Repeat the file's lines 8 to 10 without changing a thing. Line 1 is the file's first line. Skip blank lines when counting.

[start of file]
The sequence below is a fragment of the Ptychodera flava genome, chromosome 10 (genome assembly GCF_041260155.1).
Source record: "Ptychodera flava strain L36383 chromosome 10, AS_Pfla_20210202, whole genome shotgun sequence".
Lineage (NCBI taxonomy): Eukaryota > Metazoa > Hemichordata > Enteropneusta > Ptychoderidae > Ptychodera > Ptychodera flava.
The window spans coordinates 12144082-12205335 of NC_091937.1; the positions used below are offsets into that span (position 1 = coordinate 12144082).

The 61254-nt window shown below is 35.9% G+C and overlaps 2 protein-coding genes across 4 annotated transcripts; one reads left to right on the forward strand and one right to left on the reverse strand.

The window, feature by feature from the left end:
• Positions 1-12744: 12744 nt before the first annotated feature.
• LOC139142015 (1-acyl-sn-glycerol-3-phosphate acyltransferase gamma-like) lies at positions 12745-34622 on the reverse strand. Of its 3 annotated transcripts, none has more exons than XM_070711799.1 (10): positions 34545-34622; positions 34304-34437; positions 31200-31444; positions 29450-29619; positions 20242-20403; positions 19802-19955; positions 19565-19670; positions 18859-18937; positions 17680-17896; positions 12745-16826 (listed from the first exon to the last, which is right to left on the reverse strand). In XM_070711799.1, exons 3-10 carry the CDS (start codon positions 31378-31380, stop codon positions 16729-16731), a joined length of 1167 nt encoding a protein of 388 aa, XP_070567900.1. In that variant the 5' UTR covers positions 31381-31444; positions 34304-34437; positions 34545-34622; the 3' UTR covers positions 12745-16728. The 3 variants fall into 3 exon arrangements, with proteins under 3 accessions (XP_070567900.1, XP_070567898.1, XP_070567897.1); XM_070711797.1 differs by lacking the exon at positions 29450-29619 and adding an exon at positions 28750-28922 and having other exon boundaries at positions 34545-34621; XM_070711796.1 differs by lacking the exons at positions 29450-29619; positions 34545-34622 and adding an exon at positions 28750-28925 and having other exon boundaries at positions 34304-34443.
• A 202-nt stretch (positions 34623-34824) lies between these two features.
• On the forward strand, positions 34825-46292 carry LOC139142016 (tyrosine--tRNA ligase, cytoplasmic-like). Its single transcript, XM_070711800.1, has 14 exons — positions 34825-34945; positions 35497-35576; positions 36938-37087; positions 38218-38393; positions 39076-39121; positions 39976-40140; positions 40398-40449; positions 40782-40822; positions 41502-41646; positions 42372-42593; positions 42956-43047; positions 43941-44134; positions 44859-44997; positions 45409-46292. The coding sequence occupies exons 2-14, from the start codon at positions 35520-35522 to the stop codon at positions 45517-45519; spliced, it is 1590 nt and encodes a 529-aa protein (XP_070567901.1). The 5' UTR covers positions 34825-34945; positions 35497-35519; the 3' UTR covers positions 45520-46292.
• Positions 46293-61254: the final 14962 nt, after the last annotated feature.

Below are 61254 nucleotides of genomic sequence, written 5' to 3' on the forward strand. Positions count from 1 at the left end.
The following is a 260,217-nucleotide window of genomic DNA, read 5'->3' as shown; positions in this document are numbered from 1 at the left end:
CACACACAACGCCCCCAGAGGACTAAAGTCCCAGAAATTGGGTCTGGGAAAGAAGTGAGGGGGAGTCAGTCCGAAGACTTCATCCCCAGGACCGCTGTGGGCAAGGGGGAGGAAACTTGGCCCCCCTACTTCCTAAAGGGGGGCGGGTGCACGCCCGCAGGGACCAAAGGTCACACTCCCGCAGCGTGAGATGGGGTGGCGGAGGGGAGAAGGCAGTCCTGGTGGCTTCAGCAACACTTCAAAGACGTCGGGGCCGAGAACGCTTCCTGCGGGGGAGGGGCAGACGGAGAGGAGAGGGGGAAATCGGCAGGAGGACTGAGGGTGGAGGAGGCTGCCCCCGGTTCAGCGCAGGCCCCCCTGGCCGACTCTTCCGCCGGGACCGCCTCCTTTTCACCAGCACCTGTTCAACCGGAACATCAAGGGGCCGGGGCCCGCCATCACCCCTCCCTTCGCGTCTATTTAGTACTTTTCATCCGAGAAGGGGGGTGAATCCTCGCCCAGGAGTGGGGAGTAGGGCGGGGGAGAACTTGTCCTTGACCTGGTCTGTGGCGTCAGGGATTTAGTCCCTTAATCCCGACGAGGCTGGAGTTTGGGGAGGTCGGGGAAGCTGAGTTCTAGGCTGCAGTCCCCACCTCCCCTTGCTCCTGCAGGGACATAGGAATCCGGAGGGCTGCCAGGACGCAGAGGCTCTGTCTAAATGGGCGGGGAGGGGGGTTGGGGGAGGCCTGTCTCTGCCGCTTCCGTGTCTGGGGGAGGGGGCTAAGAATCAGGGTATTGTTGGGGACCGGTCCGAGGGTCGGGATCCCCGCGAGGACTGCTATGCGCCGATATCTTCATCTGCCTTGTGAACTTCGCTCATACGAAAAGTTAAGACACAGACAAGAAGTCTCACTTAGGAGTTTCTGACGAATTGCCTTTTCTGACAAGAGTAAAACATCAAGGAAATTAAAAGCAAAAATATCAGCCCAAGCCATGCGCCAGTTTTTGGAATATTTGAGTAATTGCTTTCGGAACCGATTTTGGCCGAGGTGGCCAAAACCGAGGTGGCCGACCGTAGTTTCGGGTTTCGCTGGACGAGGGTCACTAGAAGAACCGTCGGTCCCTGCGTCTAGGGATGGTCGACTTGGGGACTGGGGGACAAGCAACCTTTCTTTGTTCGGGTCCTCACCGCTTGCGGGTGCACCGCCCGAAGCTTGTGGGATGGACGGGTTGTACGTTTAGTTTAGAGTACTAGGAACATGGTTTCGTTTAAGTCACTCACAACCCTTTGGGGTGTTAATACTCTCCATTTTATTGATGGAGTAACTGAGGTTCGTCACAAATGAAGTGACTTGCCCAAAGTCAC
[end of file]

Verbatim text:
• LOC139142015 (1-acyl-sn-glycerol-3-phosphate acyltransferase gamma-like) lies at positions 12745-34622 on the reverse strand. Of its 3 annotated transcripts, none has more exons than XM_070711799.1 (10): positions 34545-34622; positions 34304-34437; positions 31200-31444; positions 29450-29619; positions 20242-20403; positions 19802-19955; positions 19565-19670; positions 18859-18937; positions 17680-17896; positions 12745-16826 (listed from the first exon to the last, which is right to left on the reverse strand). In XM_070711799.1, exons 3-10 carry the CDS (start codon positions 31378-31380, stop codon positions 16729-16731), a joined length of 1167 nt encoding a protein of 388 aa, XP_070567900.1. In that variant the 5' UTR covers positions 31381-31444; positions 34304-34437; positions 34545-34622; the 3' UTR covers positions 12745-16728. The 3 variants fall into 3 exon arrangements, with proteins under 3 accessions (XP_070567900.1, XP_070567898.1, XP_070567897.1); XM_070711797.1 differs by lacking the exon at positions 29450-29619 and adding an exon at positions 28750-28922 and having other exon boundaries at positions 34545-34621; XM_070711796.1 differs by lacking the exons at positions 29450-29619; positions 34545-34622 and adding an exon at positions 28750-28925 and having other exon boundaries at positions 34304-34443.
• A 202-nt stretch (positions 34623-34824) lies between these two features.
• On the forward strand, positions 34825-46292 carry LOC139142016 (tyrosine--tRNA ligase, cytoplasmic-like). Its single transcript, XM_070711800.1, has 14 exons — positions 34825-34945; positions 35497-35576; positions 36938-37087; positions 38218-38393; positions 39076-39121; positions 39976-40140; positions 40398-40449; positions 40782-40822; positions 41502-41646; positions 42372-42593; positions 42956-43047; positions 43941-44134; positions 44859-44997; positions 45409-46292. The coding sequence occupies exons 2-14, from the start codon at positions 35520-35522 to the stop codon at positions 45517-45519; spliced, it is 1590 nt and encodes a 529-aa protein (XP_070567901.1). The 5' UTR covers positions 34825-34945; positions 35497-35519; the 3' UTR covers positions 45520-46292.